Fishery resources in Cambodia fall into three main sectors: the Great Lake or Tonle Sap, fished full-time by minority Vietnamese and Cham; local and family-based fishing in the dense network of streams, rivers and flooded areas; and marine offshore fishing (UNICEF, 90).
Fishing is an activity men are actively involved in. Women and children also fish on a smaller scale in canals and small ponds, and women market the fish. Most households have fishing nets and the activity is becoming more popular (SAWA, 95).
Animals constitute an important source of family income. Most families keep livestock, their numbers mainly determined by the availability of animal feed and land for foraging. Pigs, chickens and ducks as well as eggs are normally sold for cash to purchase goods rather than being eaten regularly. Larger livestock like cows and buffaloes are rarely consumed for meat, but used as draught animals in the fields. Therefore a family's stock of animals represents its savings and reserve resources and not its main source of supplementary food (UNICEF, 1990).
The gender division of labour in livestock management is quite rigid. Men care for and utilise draught animals, like oxen, cows and buffaloes. Women care for, manage and sell small livestock like pigs, chickens and ducks. Nowadays, women who head their household and lack sufficient male labour utilise draught animals to plough (SAWA, 95).
A number of environmental trends have an impact on rural livelihood in general and on women's lives in particular. Women are usually disproportionately affected because they are more dependent on natural resources in order to carry out their farm and household activities. In many provinces a process of soil degradation is apparent due to depletion of essential minerals, resulting in low crop yields. High yielding rice varieties substitute local rice varieties, and there is a risk of loss of agrobiological diversity. In this context, women's traditional knowledge and skills in seed selection and preservation need to be acknowledged. In addition, the use of pesticides is increasing. Improper handling of pesticides and residues of pesticides in the ecological system create health risks. There are some indications that fish stocks are declining, reducing the availability of fish to rural households. There is also widespread, often illegal, logging in forest areas, reducing forest resources available to households as well as leading to soil degradation.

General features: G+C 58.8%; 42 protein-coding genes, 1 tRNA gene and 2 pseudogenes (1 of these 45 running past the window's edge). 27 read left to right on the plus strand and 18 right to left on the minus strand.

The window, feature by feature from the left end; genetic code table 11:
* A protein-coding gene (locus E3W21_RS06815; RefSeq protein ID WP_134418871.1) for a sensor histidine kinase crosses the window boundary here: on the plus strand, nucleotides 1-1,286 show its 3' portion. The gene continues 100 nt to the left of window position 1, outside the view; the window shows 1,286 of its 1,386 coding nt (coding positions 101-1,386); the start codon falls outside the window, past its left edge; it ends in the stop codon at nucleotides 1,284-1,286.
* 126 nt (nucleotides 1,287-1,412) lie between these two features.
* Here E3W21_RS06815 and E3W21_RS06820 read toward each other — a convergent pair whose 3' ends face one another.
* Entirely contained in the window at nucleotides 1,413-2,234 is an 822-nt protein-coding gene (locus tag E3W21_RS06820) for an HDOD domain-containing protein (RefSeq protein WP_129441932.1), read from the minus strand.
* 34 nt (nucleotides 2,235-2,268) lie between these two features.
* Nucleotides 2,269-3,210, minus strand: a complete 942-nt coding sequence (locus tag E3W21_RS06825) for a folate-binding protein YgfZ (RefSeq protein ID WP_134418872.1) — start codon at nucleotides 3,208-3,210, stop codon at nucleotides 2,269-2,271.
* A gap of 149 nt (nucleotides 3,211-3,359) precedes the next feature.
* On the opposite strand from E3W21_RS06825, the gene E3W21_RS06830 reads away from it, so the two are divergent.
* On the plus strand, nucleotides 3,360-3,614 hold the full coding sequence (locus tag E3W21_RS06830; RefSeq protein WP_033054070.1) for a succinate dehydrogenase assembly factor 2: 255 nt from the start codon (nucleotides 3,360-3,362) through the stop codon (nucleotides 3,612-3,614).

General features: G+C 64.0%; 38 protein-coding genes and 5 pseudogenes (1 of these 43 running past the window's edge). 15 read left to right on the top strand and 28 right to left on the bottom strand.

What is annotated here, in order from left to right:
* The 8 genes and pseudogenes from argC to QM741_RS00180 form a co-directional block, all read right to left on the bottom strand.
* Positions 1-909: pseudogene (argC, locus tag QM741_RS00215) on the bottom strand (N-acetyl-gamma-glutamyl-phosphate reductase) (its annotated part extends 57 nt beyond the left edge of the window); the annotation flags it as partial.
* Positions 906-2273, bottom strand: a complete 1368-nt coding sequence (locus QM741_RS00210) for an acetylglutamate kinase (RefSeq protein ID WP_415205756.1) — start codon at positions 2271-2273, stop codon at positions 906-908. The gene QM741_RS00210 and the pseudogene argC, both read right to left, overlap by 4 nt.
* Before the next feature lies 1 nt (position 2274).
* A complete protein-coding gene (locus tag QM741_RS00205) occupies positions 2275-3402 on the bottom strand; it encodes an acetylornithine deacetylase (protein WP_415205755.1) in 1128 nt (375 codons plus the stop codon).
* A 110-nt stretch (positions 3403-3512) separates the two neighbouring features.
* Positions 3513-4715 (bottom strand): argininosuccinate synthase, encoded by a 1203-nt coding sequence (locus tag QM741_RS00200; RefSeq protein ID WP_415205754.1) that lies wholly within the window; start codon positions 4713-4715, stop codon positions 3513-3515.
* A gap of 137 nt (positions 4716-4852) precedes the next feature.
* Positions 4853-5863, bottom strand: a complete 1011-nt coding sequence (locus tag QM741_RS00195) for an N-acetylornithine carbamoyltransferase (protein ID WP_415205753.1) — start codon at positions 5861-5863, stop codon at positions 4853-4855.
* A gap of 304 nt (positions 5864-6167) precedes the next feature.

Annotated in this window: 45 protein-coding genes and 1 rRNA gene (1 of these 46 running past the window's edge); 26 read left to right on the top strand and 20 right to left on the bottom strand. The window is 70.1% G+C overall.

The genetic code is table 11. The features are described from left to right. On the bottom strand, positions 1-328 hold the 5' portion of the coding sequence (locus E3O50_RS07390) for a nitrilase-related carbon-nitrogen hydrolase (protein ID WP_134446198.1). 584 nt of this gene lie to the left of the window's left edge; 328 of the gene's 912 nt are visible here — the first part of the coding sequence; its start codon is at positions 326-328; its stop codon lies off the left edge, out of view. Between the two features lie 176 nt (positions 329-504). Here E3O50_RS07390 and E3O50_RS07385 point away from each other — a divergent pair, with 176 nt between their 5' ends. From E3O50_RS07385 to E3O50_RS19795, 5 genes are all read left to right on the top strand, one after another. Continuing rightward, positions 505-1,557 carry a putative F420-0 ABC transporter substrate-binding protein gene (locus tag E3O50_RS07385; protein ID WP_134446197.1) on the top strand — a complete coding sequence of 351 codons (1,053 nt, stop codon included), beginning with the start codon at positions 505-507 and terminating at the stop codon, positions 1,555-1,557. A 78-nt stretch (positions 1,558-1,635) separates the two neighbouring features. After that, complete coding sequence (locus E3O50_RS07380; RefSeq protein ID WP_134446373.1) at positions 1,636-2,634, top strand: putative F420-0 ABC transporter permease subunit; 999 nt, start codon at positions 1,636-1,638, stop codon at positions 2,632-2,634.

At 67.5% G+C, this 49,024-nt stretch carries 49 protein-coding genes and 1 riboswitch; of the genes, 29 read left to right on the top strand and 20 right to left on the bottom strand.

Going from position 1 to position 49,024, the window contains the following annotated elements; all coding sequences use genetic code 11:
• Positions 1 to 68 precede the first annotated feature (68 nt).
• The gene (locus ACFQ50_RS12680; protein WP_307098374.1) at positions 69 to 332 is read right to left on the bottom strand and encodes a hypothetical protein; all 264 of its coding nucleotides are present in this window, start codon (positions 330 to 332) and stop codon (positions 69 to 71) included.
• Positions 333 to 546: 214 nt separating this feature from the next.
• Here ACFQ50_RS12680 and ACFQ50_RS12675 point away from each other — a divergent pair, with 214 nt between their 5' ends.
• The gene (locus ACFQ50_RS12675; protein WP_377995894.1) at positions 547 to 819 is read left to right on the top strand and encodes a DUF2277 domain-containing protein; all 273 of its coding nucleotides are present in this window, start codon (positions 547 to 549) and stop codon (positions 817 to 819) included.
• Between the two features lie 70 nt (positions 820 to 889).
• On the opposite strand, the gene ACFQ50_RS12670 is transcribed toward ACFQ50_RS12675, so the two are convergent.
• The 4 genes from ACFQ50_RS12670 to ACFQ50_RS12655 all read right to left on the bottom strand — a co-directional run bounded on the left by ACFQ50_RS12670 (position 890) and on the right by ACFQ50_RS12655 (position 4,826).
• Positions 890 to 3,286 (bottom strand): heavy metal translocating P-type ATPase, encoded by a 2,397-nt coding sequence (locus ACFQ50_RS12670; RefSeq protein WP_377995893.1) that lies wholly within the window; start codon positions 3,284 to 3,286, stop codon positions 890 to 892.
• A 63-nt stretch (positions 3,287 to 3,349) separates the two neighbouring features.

Off-farm activities are undertaken by both women and men. Women earn a regular income through wage labour, exchange labour, petty trade and handicrafts. Men derive income from wage labour, especially non-agricultural and migrant labour, fishing and also some handicrafts. Men's off-farm cash income is often seasonal (SAWA, 1995).
Agricultural productivity levels are low in Cambodia in comparison with neighbouring countries in Asia. The low yields can be attributed partly to the lack of or poorly engineered irrigation and water management facilities, partly to poor soil fertility conditions and also to a lack of effective pest control practices. The country's food production is also highly vulnerable to the effects of adverse weather conditions, such as drought and floods. The Royal Government of Cambodia recognizes food security as the first development priority. The profile of gender roles in Cambodian farming systems bears evidence that women are key contributors to household food security.
The Royal Government of Cambodia aims to achieve equitable development and social justice through sustainable economic growth, human resource development and sustainable use of the country's natural resources. In order to achieve the above in the context of agricultural and rural production, policymakers and planners need to:
Agricultural and rural programmes in Cambodia need to include in their activities the following areas of intervention, in order to achieve effective programmes that address both women and men's priorities:
For more information, contact:
Regional Rural Sociologist/Women in Development Officer
Food and Agriculture Organization of the United Nations
Regional Office for Asia and the Pacific
Phra Atit Road, Bangkok 10200, Thailand
Telephone: (662) 281-7844; Facsimile: (662) 280-0445; E-mail: FAO-RAP@fao.org